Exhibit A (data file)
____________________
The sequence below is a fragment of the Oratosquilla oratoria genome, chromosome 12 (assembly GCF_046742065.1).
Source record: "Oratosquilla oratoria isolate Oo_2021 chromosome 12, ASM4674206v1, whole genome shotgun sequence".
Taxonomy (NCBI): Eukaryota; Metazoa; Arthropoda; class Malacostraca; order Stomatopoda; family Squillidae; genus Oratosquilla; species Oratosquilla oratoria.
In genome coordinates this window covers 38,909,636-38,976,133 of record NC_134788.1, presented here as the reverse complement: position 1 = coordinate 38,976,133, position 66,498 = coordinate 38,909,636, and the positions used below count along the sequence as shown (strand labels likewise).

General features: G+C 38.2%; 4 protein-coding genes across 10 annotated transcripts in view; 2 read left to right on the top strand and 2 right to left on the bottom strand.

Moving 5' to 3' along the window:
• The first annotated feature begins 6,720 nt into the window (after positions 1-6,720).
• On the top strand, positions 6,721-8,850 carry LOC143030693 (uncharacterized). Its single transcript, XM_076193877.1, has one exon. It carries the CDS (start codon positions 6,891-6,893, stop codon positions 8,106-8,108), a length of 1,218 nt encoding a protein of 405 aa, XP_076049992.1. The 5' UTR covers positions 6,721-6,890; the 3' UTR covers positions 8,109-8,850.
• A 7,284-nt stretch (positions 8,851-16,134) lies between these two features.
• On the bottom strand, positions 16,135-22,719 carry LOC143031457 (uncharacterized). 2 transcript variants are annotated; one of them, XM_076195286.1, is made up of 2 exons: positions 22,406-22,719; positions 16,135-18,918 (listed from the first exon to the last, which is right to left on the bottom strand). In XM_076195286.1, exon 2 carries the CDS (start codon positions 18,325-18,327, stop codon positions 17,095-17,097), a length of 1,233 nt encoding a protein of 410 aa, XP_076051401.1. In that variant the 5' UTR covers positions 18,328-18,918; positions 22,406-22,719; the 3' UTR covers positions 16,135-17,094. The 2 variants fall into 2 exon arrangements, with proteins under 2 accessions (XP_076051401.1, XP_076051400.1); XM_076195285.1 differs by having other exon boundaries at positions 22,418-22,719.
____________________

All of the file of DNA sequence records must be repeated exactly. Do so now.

The sequence below is a fragment of the Oratosquilla oratoria genome, chromosome 12 (assembly GCF_046742065.1).
Source record: "Oratosquilla oratoria isolate Oo_2021 chromosome 12, ASM4674206v1, whole genome shotgun sequence".
Taxonomy (NCBI): Eukaryota; Metazoa; Arthropoda; class Malacostraca; order Stomatopoda; family Squillidae; genus Oratosquilla; species Oratosquilla oratoria.
In genome coordinates this window covers 38,909,636-38,976,133 of record NC_134788.1, presented here as the reverse complement: position 1 = coordinate 38,976,133, position 66,498 = coordinate 38,909,636, and the positions used below count along the sequence as shown (strand labels likewise).

General features: G+C 38.2%; 4 protein-coding genes across 10 annotated transcripts in view; 2 read left to right on the top strand and 2 right to left on the bottom strand.

Moving 5' to 3' along the window:
• The first annotated feature begins 6,720 nt into the window (after positions 1-6,720).
• On the top strand, positions 6,721-8,850 carry LOC143030693 (uncharacterized). Its single transcript, XM_076193877.1, has one exon. It carries the CDS (start codon positions 6,891-6,893, stop codon positions 8,106-8,108), a length of 1,218 nt encoding a protein of 405 aa, XP_076049992.1. The 5' UTR covers positions 6,721-6,890; the 3' UTR covers positions 8,109-8,850.
• A 7,284-nt stretch (positions 8,851-16,134) lies between these two features.
• On the bottom strand, positions 16,135-22,719 carry LOC143031457 (uncharacterized). 2 transcript variants are annotated; one of them, XM_076195286.1, is made up of 2 exons: positions 22,406-22,719; positions 16,135-18,918 (listed from the first exon to the last, which is right to left on the bottom strand). In XM_076195286.1, exon 2 carries the CDS (start codon positions 18,325-18,327, stop codon positions 17,095-17,097), a length of 1,233 nt encoding a protein of 410 aa, XP_076051401.1. In that variant the 5' UTR covers positions 18,328-18,918; positions 22,406-22,719; the 3' UTR covers positions 16,135-17,094. The 2 variants fall into 2 exon arrangements, with proteins under 2 accessions (XP_076051401.1, XP_076051400.1); XM_076195285.1 differs by having other exon boundaries at positions 22,418-22,719.